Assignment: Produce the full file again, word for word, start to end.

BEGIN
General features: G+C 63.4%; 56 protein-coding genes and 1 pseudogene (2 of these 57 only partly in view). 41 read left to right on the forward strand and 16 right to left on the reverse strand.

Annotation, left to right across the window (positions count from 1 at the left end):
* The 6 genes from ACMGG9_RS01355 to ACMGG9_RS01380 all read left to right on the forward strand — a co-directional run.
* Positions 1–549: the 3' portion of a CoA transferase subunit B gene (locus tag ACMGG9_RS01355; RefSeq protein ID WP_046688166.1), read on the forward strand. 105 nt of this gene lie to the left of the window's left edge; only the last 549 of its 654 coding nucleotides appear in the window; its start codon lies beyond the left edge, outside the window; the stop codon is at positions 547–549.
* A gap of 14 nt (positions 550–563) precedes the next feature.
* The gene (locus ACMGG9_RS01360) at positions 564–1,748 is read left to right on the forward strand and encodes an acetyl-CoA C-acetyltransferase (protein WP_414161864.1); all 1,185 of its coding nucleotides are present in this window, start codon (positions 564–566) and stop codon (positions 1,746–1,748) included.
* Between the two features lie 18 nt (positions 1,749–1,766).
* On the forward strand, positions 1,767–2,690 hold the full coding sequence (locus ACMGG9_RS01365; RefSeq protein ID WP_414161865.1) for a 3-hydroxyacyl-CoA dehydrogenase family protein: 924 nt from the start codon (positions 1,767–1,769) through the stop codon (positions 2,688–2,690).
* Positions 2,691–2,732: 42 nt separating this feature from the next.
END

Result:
General features: G+C 63.4%; 56 protein-coding genes and 1 pseudogene (2 of these 57 only partly in view). 41 read left to right on the forward strand and 16 right to left on the reverse strand.

Annotation, left to right across the window (positions count from 1 at the left end):
* The 6 genes from ACMGG9_RS01355 to ACMGG9_RS01380 all read left to right on the forward strand — a co-directional run.
* Positions 1–549: the 3' portion of a CoA transferase subunit B gene (locus tag ACMGG9_RS01355; RefSeq protein ID WP_046688166.1), read on the forward strand. 105 nt of this gene lie to the left of the window's left edge; only the last 549 of its 654 coding nucleotides appear in the window; its start codon lies beyond the left edge, outside the window; the stop codon is at positions 547–549.
* A gap of 14 nt (positions 550–563) precedes the next feature.
* The gene (locus ACMGG9_RS01360) at positions 564–1,748 is read left to right on the forward strand and encodes an acetyl-CoA C-acetyltransferase (protein WP_414161864.1); all 1,185 of its coding nucleotides are present in this window, start codon (positions 564–566) and stop codon (positions 1,746–1,748) included.
* Between the two features lie 18 nt (positions 1,749–1,766).
* On the forward strand, positions 1,767–2,690 hold the full coding sequence (locus ACMGG9_RS01365; RefSeq protein ID WP_414161865.1) for a 3-hydroxyacyl-CoA dehydrogenase family protein: 924 nt from the start codon (positions 1,767–1,769) through the stop codon (positions 2,688–2,690).
* Positions 2,691–2,732: 42 nt separating this feature from the next.